We finished the study and just posted a final analysis of the data.
While we were not able to get firm answers to all of our questions, we did get a measure of the effect size and rule out it being a CGM sensor artifact (the leading hypothesis in the original post). We also learned a lot that will help guide future Community Self-Experiments.
Overall, we consider the experiment a success and plan to do more community experiments. The next one is a study to measure the effect of food ingredients and combinations on blood sugar (especially those used in low-carb diets). If you’re interested in joining in, let me know in the comments or send me a PM.
A few days ago, u/NeutyBooty posted on how hot showers caused their blood glucose to rise. Lot’s of commenters confirmed the general observation, but for some it appeared to be a CGM artifact, for some it matched their finger-stick meter, and others they see a BG drop.
I’ve been interested in self-tracking and experimentation for a while and this seems like a perfect opportunity for a communal self-experiment.
We currently have 7 Redditors participating from the original thread , but I’m hoping we can get even more people signed up so we can get a really great data set. Anyone’s who’s interested in participating, please comment or PM me.
The basic idea is to agree on a simple experimental protocol, each of us run the experiment, combine and analyze the data, and see if we can figure out 1) Is the shower effect real or a CGM artifact and 2) how does it vary from person-to-person?
The 7 of us organized and worked out the protocol using group chat and and a new subreddit, r/QuantifiedDiabetes. We’re starting the experiments and looking for more participants.
Here’s the details:
- In u/NeutyBooty’s post on hot showers causing blood glucose to rise, lot’s of commenters confirmed the general observation, but for some it appeared to be a CGM artifact, for some it matches BGM, and for others they see a BG drop.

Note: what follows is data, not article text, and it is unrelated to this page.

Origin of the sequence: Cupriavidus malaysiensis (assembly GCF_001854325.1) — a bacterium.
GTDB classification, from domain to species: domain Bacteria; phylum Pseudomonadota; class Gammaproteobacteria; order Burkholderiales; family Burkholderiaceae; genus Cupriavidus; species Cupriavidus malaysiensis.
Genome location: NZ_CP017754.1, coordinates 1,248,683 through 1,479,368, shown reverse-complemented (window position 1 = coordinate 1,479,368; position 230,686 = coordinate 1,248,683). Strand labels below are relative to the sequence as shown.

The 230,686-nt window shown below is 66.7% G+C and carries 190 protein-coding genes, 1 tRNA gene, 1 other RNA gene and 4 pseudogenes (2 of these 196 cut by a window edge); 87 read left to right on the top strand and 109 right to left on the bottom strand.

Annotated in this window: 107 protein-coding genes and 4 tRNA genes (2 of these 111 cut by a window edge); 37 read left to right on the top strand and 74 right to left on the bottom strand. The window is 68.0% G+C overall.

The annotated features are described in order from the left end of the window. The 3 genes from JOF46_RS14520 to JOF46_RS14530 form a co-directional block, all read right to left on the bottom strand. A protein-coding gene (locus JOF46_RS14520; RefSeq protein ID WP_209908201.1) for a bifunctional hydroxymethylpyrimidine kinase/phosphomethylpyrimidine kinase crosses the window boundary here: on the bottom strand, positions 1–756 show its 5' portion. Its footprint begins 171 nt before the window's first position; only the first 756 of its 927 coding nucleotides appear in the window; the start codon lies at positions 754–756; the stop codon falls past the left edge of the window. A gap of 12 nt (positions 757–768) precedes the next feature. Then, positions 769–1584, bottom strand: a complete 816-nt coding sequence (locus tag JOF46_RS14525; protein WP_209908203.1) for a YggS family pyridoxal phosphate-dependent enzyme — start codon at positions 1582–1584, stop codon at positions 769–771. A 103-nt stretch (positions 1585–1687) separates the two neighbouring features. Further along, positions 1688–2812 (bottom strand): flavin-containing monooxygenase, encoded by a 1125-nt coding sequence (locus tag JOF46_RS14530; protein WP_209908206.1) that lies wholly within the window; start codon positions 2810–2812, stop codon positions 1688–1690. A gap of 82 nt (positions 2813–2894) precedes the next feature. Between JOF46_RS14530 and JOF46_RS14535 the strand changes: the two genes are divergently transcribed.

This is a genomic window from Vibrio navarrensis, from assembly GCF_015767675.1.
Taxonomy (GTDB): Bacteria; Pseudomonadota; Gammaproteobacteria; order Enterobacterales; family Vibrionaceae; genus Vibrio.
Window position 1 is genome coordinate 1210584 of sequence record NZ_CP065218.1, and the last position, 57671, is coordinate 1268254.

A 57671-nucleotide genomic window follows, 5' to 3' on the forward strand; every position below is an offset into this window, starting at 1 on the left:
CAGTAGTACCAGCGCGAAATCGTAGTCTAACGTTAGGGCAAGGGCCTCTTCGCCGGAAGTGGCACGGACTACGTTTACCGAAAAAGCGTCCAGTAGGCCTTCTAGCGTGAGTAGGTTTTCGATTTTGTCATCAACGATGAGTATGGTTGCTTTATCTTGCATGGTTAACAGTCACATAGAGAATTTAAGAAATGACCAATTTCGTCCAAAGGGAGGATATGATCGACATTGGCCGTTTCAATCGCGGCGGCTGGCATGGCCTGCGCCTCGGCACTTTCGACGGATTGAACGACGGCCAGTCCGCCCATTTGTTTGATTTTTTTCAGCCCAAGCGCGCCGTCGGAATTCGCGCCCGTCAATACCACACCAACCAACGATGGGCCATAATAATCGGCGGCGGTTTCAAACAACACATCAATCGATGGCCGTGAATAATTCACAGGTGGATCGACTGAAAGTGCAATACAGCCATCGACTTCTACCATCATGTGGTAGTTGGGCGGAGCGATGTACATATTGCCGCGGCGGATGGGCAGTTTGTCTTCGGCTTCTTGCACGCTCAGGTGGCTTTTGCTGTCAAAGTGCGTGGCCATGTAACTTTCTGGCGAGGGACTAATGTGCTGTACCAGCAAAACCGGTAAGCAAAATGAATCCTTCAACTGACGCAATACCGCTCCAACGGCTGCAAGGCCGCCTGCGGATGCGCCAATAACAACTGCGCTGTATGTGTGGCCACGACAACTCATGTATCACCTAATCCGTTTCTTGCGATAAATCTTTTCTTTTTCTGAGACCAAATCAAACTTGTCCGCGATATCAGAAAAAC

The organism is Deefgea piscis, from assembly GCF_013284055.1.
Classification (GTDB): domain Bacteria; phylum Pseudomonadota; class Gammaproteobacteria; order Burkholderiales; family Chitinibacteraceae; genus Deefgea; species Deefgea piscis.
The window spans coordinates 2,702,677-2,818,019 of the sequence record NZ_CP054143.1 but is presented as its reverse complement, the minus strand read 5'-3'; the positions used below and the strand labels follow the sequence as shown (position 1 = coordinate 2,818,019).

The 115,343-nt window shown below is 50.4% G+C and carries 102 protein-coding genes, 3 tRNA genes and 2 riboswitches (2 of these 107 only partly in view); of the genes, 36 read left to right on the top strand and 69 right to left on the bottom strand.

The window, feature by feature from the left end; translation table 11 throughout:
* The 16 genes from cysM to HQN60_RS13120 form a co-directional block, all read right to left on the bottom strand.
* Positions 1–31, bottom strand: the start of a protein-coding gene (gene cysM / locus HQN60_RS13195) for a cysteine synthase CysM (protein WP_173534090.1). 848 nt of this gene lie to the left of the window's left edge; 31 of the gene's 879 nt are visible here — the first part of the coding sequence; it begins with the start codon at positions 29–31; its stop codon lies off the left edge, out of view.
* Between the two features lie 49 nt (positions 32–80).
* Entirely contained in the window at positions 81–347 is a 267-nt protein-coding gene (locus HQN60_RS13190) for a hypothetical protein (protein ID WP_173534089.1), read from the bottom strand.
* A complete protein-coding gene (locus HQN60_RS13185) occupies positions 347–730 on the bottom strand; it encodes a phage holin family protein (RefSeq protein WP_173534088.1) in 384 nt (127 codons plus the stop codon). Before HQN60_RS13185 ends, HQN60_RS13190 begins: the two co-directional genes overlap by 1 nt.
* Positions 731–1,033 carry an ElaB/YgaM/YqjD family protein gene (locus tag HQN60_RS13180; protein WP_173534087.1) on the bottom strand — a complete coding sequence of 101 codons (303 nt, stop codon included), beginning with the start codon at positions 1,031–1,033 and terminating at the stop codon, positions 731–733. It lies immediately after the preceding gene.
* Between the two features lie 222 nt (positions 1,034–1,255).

- From my PMs, some of us have CGM’s, some have regular BGM’s, and some have both.
- Questions to answer:
- Is the “hot shower effect” a real change in blood glucose or an artifact of CGM sensors getting warm (or some other environmental change)?
- What is the person-to-person variation in the magnitude and direction of the “hot shower effect?”
- Pick a time when your blood glucose is relatively stable (no recent meals, medication, exercise, etc.)
- Turn on the shower to the hottest temperature you’re comfortable with and let the temperature stabilize. If possible, measure the temperature (e.g. with an instant read thermometer).
- Measure your blood glucose with both a CGM and regular finger-stick meter and record the data.
- If you don’t have both types of meters, use whichever you do have (data will still be useful for the second goal)
- Take a 20 minute shower.
- As soon as you finish the shower, measure your blood glucose again with both a CGM and regular finger-stick meter and record the data.
- Monitor your blood sugar for one hour (measure every 15 min. for finger-stick meter)
- Record anything that might have affected blood glucose during the experiment.
- Repeat the experiment multiple times (preferably ≥3, but any data is better than nothing) to assess within-person variability.
- Post your data in a comment or PM to u/sskaye. I’ll compile it and make available to everyone to analyze
- If you want your data to be anonymous, just let me know and I’ll remove all identifying info.
- Optional variations:
- Vary the time or temperature of the shower
- Try a bath, hot tub, or sauna instead of a shower.
- Data to collect:
- For each glucose measurement: time, blood glucose, any important observations
- General: whatever demographic info you’re comfortable sharing (e.g. male/female, T1/T2/LADA, age)